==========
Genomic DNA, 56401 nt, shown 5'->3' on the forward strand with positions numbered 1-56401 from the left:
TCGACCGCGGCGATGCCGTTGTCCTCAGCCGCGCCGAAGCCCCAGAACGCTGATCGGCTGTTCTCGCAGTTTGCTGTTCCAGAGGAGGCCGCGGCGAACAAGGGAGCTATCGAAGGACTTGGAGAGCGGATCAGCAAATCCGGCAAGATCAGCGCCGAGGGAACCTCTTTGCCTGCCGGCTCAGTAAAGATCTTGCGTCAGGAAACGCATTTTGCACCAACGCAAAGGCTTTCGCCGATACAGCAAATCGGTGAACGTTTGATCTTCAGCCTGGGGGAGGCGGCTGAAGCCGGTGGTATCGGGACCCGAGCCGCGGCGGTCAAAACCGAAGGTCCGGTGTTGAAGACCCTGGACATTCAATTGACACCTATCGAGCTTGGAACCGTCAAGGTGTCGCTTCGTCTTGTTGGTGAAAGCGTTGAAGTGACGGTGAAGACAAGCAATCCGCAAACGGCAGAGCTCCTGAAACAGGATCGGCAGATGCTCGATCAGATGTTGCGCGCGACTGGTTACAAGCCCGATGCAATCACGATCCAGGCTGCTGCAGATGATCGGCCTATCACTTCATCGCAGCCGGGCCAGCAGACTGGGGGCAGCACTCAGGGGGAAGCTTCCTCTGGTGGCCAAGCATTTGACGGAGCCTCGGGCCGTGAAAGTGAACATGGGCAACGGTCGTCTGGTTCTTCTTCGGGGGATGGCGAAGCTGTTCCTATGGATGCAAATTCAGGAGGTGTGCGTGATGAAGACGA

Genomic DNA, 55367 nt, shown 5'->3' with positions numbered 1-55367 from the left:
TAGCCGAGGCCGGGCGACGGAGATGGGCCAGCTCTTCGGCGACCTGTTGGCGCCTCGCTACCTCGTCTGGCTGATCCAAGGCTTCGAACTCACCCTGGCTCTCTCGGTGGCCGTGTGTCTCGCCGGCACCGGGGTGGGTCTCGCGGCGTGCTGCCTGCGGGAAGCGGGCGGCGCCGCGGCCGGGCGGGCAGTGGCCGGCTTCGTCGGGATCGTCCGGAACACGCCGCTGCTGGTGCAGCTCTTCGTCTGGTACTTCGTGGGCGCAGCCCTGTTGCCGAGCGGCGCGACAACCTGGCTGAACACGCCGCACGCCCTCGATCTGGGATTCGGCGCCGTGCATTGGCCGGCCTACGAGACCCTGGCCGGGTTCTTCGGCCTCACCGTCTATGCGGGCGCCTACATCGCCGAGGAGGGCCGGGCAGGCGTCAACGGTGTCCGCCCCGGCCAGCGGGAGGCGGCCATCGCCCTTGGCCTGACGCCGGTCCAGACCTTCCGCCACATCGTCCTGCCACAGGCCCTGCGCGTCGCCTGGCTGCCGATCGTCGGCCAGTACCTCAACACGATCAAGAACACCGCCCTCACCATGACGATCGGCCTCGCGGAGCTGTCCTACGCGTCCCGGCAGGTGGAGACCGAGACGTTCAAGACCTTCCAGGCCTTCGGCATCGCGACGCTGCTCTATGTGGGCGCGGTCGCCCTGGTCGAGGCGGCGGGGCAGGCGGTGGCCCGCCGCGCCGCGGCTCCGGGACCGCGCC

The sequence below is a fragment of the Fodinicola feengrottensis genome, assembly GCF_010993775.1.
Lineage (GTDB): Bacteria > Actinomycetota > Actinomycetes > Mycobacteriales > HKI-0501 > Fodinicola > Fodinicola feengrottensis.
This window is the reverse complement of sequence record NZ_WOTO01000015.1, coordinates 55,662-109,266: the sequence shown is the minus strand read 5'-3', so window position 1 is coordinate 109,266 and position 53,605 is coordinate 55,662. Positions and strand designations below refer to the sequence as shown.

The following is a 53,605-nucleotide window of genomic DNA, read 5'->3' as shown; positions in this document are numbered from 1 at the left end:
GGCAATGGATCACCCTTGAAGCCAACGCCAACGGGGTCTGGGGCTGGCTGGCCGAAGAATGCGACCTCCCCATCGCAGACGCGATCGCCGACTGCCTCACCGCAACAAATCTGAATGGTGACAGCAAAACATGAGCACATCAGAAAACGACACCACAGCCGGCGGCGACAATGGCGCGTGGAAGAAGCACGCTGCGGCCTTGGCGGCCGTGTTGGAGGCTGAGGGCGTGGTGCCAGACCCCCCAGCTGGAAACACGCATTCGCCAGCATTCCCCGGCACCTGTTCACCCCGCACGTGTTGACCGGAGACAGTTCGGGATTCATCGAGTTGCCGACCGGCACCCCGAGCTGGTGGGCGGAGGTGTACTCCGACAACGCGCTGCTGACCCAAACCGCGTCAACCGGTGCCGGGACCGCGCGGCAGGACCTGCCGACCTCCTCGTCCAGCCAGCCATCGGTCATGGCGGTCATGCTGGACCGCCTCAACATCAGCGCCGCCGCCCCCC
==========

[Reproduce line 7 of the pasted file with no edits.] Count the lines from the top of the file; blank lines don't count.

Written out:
This window is the reverse complement of sequence record NZ_WOTO01000015.1, coordinates 55,662-109,266: the sequence shown is the minus strand read 5'-3', so window position 1 is coordinate 109,266 and position 53,605 is coordinate 55,662. Positions and strand designations below refer to the sequence as shown.